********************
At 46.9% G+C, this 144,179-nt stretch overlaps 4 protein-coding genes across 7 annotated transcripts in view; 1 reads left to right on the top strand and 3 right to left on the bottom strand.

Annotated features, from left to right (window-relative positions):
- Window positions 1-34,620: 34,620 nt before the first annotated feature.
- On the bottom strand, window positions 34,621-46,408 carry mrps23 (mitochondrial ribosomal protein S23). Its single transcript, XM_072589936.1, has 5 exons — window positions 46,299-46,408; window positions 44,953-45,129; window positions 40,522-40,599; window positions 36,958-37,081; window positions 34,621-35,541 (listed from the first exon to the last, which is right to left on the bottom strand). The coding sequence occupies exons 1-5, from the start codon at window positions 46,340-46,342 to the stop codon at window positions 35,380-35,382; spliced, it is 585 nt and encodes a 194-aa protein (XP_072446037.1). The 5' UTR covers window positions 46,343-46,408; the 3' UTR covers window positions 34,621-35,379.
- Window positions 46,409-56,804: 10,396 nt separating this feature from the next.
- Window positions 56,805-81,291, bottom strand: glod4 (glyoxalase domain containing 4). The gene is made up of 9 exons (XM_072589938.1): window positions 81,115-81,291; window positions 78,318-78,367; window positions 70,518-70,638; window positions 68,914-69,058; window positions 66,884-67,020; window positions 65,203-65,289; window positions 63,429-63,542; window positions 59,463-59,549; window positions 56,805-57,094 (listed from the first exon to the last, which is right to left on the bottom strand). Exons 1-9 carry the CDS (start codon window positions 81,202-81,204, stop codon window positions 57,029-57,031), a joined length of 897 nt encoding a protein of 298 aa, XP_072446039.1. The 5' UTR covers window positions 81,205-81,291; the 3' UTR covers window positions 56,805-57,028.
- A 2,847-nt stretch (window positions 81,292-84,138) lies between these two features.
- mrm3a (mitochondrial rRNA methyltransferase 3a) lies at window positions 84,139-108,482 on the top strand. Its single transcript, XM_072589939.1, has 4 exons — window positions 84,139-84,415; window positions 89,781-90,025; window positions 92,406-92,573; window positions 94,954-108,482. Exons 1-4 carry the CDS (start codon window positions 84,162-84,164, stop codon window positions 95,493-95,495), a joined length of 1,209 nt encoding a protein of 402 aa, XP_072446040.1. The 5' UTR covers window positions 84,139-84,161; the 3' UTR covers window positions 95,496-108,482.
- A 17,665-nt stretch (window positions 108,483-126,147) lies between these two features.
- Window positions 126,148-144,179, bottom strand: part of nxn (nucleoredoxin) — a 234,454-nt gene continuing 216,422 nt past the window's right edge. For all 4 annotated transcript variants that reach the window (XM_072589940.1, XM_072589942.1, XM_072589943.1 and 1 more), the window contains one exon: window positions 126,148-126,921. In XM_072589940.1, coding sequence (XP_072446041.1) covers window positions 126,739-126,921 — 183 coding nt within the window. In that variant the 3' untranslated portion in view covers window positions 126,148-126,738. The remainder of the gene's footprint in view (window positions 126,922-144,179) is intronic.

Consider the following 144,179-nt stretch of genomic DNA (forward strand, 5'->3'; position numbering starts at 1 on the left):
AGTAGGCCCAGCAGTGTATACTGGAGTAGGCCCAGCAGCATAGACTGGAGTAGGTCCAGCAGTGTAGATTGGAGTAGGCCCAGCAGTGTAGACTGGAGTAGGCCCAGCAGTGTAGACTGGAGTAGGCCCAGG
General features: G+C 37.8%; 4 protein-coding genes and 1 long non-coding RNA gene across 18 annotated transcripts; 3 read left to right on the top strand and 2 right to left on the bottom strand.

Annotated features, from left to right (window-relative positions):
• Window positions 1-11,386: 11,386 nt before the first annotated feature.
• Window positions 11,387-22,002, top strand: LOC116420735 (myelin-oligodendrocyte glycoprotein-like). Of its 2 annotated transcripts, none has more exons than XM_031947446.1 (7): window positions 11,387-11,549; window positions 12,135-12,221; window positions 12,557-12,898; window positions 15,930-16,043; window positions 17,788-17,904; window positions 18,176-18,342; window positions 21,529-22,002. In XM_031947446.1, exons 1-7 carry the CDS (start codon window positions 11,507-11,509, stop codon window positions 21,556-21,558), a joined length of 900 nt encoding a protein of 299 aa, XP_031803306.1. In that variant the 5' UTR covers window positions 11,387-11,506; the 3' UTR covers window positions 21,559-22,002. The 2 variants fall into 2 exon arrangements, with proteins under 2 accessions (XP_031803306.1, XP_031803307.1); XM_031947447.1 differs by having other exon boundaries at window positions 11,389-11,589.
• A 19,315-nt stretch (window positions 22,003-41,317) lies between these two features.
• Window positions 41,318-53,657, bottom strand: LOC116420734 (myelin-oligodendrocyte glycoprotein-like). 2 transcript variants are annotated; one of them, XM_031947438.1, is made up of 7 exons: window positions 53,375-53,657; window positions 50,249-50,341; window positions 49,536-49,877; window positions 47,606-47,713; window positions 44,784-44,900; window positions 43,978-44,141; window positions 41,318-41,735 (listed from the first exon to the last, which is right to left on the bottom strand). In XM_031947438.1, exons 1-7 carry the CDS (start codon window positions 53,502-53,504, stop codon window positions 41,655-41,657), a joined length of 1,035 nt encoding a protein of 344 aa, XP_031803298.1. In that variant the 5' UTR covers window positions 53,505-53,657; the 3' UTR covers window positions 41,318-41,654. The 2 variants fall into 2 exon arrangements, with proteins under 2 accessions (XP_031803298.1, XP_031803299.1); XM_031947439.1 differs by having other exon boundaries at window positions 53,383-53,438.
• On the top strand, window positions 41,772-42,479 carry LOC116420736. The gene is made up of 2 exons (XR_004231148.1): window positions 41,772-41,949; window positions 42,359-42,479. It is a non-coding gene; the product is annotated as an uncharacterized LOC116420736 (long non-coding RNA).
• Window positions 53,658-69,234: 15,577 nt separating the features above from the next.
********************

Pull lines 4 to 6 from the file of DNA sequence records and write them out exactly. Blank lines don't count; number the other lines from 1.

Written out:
- On the bottom strand, window positions 34,621-46,408 carry mrps23 (mitochondrial ribosomal protein S23). Its single transcript, XM_072589936.1, has 5 exons — window positions 46,299-46,408; window positions 44,953-45,129; window positions 40,522-40,599; window positions 36,958-37,081; window positions 34,621-35,541 (listed from the first exon to the last, which is right to left on the bottom strand). The coding sequence occupies exons 1-5, from the start codon at window positions 46,340-46,342 to the stop codon at window positions 35,380-35,382; spliced, it is 585 nt and encodes a 194-aa protein (XP_072446037.1). The 5' UTR covers window positions 46,343-46,408; the 3' UTR covers window positions 34,621-35,379.
- Window positions 46,409-56,804: 10,396 nt separating this feature from the next.
- Window positions 56,805-81,291, bottom strand: glod4 (glyoxalase domain containing 4). The gene is made up of 9 exons (XM_072589938.1): window positions 81,115-81,291; window positions 78,318-78,367; window positions 70,518-70,638; window positions 68,914-69,058; window positions 66,884-67,020; window positions 65,203-65,289; window positions 63,429-63,542; window positions 59,463-59,549; window positions 56,805-57,094 (listed from the first exon to the last, which is right to left on the bottom strand). Exons 1-9 carry the CDS (start codon window positions 81,202-81,204, stop codon window positions 57,029-57,031), a joined length of 897 nt encoding a protein of 298 aa, XP_072446039.1. The 5' UTR covers window positions 81,205-81,291; the 3' UTR covers window positions 56,805-57,028.